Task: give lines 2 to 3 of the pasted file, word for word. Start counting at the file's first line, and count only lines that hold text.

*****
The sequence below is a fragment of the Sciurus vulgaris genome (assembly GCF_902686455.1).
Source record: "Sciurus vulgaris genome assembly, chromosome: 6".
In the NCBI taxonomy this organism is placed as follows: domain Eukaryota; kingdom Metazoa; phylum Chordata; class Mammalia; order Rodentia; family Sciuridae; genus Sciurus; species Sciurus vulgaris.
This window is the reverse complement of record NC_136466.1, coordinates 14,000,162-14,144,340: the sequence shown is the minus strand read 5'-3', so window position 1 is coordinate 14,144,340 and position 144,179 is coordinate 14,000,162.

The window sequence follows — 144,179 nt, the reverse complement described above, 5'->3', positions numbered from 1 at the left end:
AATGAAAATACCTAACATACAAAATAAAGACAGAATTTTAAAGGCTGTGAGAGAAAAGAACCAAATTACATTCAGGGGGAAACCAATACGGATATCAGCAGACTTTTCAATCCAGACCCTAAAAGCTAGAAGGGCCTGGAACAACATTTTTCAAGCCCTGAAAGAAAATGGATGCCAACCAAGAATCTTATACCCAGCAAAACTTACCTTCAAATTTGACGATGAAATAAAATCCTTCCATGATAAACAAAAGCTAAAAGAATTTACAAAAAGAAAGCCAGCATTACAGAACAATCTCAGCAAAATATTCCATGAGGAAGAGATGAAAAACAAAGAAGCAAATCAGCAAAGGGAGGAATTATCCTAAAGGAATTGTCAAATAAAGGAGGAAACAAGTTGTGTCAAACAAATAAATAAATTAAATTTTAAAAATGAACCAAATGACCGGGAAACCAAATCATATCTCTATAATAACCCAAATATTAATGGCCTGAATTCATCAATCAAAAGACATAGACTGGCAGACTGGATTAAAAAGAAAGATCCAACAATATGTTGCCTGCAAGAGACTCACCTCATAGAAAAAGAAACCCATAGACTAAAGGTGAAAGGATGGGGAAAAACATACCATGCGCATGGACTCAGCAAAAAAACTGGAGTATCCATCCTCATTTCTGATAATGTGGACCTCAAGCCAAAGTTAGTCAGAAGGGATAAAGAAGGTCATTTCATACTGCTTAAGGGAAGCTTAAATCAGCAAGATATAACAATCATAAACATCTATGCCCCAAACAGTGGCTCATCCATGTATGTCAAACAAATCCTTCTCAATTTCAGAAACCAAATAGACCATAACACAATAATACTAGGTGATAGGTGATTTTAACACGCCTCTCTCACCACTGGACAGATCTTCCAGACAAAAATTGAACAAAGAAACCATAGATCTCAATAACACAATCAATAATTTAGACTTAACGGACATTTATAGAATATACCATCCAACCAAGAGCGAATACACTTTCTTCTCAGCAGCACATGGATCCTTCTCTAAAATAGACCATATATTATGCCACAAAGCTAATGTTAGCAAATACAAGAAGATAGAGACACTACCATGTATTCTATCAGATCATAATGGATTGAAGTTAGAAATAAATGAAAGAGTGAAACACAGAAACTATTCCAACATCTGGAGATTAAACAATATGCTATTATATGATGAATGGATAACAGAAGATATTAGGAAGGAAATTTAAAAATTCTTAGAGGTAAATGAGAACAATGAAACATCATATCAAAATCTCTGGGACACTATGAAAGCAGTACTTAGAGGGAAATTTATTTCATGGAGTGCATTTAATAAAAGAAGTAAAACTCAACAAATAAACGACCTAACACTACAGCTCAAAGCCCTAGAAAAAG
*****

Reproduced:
Source record: "Sciurus vulgaris genome assembly, chromosome: 6".
In the NCBI taxonomy this organism is placed as follows: domain Eukaryota; kingdom Metazoa; phylum Chordata; class Mammalia; order Rodentia; family Sciuridae; genus Sciurus; species Sciurus vulgaris.